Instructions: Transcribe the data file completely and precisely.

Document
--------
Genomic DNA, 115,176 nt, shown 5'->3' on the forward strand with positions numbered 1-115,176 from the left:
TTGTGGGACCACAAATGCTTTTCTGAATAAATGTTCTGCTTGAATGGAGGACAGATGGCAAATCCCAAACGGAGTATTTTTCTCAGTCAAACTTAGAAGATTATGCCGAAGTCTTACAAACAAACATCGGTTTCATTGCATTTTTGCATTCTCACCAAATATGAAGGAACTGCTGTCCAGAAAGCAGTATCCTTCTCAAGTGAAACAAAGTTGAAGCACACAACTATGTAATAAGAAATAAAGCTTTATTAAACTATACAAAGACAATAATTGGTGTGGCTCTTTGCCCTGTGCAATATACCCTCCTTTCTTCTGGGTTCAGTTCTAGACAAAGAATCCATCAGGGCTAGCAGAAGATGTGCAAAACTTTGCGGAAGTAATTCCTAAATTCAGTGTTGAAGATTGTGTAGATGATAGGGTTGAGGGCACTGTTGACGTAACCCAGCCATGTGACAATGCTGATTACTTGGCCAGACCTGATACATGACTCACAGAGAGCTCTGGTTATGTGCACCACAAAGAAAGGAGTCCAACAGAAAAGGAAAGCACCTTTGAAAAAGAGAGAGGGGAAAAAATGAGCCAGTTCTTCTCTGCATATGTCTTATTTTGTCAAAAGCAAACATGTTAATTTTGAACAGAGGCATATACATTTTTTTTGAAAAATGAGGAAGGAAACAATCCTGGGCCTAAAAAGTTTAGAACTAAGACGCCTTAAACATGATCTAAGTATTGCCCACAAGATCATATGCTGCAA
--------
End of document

Genomic DNA, 115,176 nt, shown 5'->3' on the forward strand with positions numbered 1-115,176 from the left:
TTGTGGGACCACAAATGCTTTTCTGAATAAATGTTCTGCTTGAATGGAGGACAGATGGCAAATCCCAAACGGAGTATTTTTCTCAGTCAAACTTAGAAGATTATGCCGAAGTCTTACAAACAAACATCGGTTTCATTGCATTTTTGCATTCTCACCAAATATGAAGGAACTGCTGTCCAGAAAGCAGTATCCTTCTCAAGTGAAACAAAGTTGAAGCACACAACTATGTAATAAGAAATAAAGCTTTATTAAACTATACAAAGACAATAATTGGTGTGGCTCTTTGCCCTGTGCAATATACCCTCCTTTCTTCTGGGTTCAGTTCTAGACAAAGAATCCATCAGGGCTAGCAGAAGATGTGCAAAACTTTGCGGAAGTAATTCCTAAATTCAGTGTTGAAGATTGTGTAGATGATAGGGTTGAGGGCACTGTTGACGTAACCCAGCCATGTGACAATGCTGATTACTTGGCCAGACCTGATACATGACTCACAGAGAGCTCTGGTTATGTGCACCACAAAGAAAGGAGTCCAACAGAAAAGGAAAGCACCTTTGAAAAAGAGAGAGGGGAAAAAATGAGCCAGTTCTTCTCTGCATATGTCTTATTTTGTCAAAAGCAAACATGTTAATTTTGAACAGAGGCATATACATTTTTTTTGAAAAATGAGGAAGGAAACAATCCTGGGCCTAAAAAGTTTAGAACTAAGACGCCTTAAACATGATCTAAGTATTGCCCACAAGATCATATGCTGCAA